Churchyard arranged the terms of surrender, and was sent with his chief to Paris as a prisoner. He was not released at the Peace of Cateau Cambrésis for lack of money to pay his ransom, but he was finally set free on giving his bond for the amount, an engagement which he repudiated as soon as he was safely in England. He is not to be identified with the "T.C." who wrote for the Mirror for Magistrates (ed. 1559), "How the Lord Mowbray ... was banished ... and after died miserablie in exile," which is the work of Thomas Chaloner, but "Shore's Wife," his most popular poem, appeared in the 1563 edition of the same work, and to that of 1587 he contributed the "Tragedie of Thomas Wolsey." These are plain compositions in the seven-lined Chaucerian stanza.
Repeated petitions to the queen for assistance produced at first fair words, and then no answer at all. He therefore returned to active service under Lord Grey, who was in command of an English army sent in 1560 to help the Scottish rebels, and in 1564 he served in Ireland under Sir Henry Sidney. The religious disturbances in the Netherlands attracted him to Antwerp, where as the agent of William of Orange he allowed the insurgents to place him at their head, and was able to save much property from destruction. This action made him so hated by the mob that he had to fly for his life in the disguise of a priest. In the next year he was sent by the earl of Oxford to serve definitely under the prince of Orange. After a year's service he obtained leave to return to England, and after many adventures and narrow escapes in a journey through hostile territory he embarked for Guernsey, and thence for England. His patron, Lord Oxford, disowned him, and the poet, whose health was failing, retired to Bath. He appears to have made a very unhappy marriage at this time, and returned to the Low Countries. Falling into the hands of the Spaniards he was recognized as having had a hand in the Antwerp disturbance, and was under sentence to be executed as a spy when he was saved by the intervention of a noble lady. This experience did not deter him from joining in the defence of Zutphen in 1572, but this was his last campaign, and the troubles of the remaining years of his life were chiefly domestic.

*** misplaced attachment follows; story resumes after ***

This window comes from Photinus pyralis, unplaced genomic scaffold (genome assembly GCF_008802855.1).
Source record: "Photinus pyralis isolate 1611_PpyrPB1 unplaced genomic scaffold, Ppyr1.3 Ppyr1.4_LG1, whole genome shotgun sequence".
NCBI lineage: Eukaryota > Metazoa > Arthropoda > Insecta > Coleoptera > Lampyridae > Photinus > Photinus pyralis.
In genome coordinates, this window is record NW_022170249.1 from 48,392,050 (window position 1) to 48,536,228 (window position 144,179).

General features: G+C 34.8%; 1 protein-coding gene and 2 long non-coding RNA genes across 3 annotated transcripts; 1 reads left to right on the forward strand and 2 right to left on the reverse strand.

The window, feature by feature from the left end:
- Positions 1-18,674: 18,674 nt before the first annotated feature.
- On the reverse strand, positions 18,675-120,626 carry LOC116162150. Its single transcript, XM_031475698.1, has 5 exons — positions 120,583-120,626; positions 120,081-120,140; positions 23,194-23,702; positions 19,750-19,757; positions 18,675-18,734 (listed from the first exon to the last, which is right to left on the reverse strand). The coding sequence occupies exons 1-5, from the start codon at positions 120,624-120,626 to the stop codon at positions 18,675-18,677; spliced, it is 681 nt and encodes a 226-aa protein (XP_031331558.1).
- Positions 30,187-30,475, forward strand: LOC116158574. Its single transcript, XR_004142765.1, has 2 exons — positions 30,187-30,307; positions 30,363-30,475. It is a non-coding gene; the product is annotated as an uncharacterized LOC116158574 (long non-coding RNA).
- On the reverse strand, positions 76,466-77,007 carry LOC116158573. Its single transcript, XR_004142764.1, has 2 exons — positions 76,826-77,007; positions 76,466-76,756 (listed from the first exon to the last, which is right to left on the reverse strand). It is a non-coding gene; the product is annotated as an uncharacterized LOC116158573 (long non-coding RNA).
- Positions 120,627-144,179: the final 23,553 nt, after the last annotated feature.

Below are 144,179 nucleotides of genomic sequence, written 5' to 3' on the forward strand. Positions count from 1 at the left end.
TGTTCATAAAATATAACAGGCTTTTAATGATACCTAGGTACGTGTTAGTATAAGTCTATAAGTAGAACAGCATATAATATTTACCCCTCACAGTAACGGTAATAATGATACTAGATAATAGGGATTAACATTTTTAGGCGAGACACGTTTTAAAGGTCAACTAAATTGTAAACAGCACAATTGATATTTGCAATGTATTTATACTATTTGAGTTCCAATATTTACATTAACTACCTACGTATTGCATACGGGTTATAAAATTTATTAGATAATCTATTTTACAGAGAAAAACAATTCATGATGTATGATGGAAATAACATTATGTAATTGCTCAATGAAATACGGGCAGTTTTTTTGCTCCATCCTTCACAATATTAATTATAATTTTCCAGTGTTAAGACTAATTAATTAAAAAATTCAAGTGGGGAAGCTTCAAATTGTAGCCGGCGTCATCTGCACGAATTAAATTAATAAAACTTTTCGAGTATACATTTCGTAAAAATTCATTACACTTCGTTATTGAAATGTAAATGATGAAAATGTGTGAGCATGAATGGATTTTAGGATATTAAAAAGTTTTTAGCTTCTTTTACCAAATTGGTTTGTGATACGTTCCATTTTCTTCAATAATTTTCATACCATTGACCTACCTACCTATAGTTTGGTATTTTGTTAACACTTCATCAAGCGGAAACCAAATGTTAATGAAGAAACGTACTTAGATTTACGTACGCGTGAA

Churchyard was employed to devise a pageant for the queen's reception at Bristol in 1574, and again at Norwich in 1578. He had published in 1575 The Firste parte of Churchyarde's Chippes, the modest title which he gives to his works. No second part appeared, but there was a much enlarged edition in 1578. A passage in Churchyarde's Choise (1579) gave offence to Elizabeth, and the author fled to Scotland, where he remained for three years. He was only restored to favour about 1584, and in 1593 he received a small pension from the queen.
The affectionate esteem with which he was regarded by the younger Elizabethan writers is expressed by Thomas Nashe, who says (Foure Letters Confuted) that Churchyard's aged muse might well be "grandmother to our grandiloquentest poets at this present." Francis Meres (Palladis Tamia, 1598) mentions him in conjunction with many great names among "the most passionate, among us, to bewail and bemoan the perplexities of love." Spenser, in "Colin Clout's Come Home Again," calls him with a spice of raillery "old Palaemon" who "sung so long until quite hoarse he grew."
His writings, with the exception of his contributions to the Mirror for Magistrates, are chiefly autobiographical in character or deal with the wars in which he had a share. They are very rare and have never been completely reprinted. Churchyard lived right through Elizabeth's reign, and was buried in St. Margaret's, Westminster, on 4 April 1604.